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Langya henipavirus is the latest infection to hit China; know its symptoms, other details

Langya virus patients developed symptoms like fever, fatigue, a cough, loss of appetite, muscle pain, nausea, headache and vomiting. Shandong and Henan, two Chinese provinces, have reported infections. According to CDC Deputy Director-General Chuang Jen-hsiang, the agency will soon establish a standardised process for domestic laboratories to perform genome sequencing and bolster surveillance.

Langya henipavirus is the latest infection to hit China know its symptoms other details gcw
China, First Published Aug 10, 2022, 9:34 AM IST

China has reported 35 cases of a novel Langya henipavirus that likely spread from animals to humans and can cause renal and liver failure, Taiwan’s Taipei Times has said. According to the report, which cited Taiwan's Centers for Disease Control (CDC), 35 people in the provinces of Shandong and Henan had acute Langya henipavirus infection. Only the Langya virus was confirmed to be present in the bodies of 26 of them; no other infections existed.

Langya virus is a newly detected virus and therefore, Taiwan's laboratories will require a standardized nucleic acid testing method to identify the virus, so that human infections could be monitored, if needed, Taiwan's CDC Deputy Director-General Chuang Jen-hsiang said.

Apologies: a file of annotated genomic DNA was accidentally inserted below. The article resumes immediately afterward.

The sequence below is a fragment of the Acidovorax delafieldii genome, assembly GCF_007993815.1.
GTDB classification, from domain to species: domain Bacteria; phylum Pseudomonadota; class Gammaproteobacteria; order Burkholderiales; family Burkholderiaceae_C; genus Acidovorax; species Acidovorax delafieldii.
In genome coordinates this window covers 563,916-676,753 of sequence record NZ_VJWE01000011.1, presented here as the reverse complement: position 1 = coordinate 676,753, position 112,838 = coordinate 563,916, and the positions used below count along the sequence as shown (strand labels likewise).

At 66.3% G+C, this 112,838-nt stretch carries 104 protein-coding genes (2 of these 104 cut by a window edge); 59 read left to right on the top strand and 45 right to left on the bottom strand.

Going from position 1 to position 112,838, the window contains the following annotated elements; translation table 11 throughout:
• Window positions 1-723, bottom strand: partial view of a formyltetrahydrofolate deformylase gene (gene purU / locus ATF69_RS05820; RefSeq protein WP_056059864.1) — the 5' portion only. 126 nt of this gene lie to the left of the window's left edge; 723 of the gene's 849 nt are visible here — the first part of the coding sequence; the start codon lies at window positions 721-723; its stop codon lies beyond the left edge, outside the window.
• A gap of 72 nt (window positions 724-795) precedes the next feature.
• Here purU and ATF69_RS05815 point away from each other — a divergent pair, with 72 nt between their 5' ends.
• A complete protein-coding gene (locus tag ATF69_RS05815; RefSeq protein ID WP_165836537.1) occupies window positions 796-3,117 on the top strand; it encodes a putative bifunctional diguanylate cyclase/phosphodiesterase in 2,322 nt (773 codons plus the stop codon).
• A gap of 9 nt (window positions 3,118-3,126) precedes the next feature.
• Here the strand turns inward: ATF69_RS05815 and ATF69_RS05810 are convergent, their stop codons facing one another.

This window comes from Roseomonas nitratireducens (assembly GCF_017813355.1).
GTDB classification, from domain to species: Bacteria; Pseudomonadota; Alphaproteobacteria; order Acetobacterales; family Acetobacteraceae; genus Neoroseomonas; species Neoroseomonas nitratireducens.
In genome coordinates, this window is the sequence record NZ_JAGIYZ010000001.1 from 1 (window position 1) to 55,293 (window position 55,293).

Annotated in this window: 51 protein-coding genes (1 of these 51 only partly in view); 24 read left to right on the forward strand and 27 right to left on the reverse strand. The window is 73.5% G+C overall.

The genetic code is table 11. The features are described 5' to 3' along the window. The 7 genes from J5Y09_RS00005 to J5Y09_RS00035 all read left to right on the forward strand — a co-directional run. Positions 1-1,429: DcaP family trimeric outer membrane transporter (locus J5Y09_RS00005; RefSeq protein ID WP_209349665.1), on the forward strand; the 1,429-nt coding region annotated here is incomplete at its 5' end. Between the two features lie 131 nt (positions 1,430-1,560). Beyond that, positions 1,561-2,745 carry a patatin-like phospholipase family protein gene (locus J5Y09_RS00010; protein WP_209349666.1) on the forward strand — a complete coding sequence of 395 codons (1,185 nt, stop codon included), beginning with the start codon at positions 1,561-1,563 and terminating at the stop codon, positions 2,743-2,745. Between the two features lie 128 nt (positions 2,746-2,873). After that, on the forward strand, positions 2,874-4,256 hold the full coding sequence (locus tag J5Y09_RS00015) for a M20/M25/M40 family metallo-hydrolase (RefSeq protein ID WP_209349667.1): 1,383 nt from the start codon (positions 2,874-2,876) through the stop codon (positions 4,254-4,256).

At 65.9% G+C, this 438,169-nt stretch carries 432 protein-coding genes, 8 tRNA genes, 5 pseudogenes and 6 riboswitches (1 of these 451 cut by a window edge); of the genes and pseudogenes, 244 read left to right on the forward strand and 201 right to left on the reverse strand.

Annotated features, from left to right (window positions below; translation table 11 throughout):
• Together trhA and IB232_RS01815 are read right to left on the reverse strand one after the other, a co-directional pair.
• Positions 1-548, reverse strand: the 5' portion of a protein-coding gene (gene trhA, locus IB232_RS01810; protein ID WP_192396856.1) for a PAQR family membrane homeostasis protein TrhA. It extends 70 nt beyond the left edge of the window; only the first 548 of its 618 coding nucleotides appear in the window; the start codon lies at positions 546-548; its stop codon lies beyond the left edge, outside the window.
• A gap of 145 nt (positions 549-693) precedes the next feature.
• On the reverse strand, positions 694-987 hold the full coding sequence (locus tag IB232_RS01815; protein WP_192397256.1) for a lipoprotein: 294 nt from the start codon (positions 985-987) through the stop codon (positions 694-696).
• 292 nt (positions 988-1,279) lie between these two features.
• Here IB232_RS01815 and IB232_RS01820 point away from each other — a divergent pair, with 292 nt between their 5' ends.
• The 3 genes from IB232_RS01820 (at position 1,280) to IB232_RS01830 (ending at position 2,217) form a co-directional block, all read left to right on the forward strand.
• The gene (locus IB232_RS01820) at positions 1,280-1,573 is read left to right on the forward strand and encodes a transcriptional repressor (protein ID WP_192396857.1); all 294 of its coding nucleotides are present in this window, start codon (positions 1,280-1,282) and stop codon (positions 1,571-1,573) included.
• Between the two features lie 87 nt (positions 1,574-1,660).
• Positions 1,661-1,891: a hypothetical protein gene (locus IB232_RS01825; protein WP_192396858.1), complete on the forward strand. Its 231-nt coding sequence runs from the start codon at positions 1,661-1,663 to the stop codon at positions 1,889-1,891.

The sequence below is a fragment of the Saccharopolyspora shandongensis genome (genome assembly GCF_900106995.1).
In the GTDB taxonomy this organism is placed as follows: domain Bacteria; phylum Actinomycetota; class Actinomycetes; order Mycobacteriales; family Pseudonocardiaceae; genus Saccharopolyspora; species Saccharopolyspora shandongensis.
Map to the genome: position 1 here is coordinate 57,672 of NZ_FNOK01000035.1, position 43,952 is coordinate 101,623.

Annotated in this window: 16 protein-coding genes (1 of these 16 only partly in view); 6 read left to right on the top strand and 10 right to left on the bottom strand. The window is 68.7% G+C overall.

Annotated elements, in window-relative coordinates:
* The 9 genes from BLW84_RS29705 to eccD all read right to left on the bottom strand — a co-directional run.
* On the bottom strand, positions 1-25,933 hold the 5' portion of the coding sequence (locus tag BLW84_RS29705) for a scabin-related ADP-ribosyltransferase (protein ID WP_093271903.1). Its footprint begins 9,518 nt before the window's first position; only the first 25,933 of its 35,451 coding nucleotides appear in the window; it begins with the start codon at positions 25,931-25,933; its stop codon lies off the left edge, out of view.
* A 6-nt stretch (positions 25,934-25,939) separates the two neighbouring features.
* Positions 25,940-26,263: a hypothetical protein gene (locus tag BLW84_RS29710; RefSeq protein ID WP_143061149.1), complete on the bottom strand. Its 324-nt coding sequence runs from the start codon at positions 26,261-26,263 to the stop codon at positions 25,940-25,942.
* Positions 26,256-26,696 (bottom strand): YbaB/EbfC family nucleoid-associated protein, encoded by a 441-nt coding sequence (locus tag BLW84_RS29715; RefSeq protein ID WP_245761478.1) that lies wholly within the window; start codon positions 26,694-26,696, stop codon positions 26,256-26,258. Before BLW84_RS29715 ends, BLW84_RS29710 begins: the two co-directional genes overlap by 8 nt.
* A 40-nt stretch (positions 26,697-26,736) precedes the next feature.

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What is Langya virus?

The Langya henipavirus, which has been identified in the Chinese regions of Shandong and Henan, can spread from animals to people. The virus hasn't been reported to spread from person to person, but at the same time, Chuang noted that the CDC hasn't determined if it can. He advised people to pay close attention to future updates regarding the virus.

Know its symptoms

Some of the virus-infected individuals had symptoms including fever, exhaustion, a cough, appetite loss, muscular discomfort, nausea, headaches, and vomiting. Additionally, they revealed a reduction in white blood cells. liver and renal dysfunction, low platelet count.

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What's the next step?

Due to the recent discovery of the Langya virus, Chuang remarked that Taiwan's laboratories would require a standardised nucleic acid testing procedure to detect the virus. This will make it possible to monitor human infections if necessary. Infections have been detected in the Chinese provinces of Shandong and Henan. The CDC will soon create a standardised procedure for domestic laboratories to do genome sequencing and strengthen monitoring, according to Chuang Jen-hsiang, deputy director-general at the agency.

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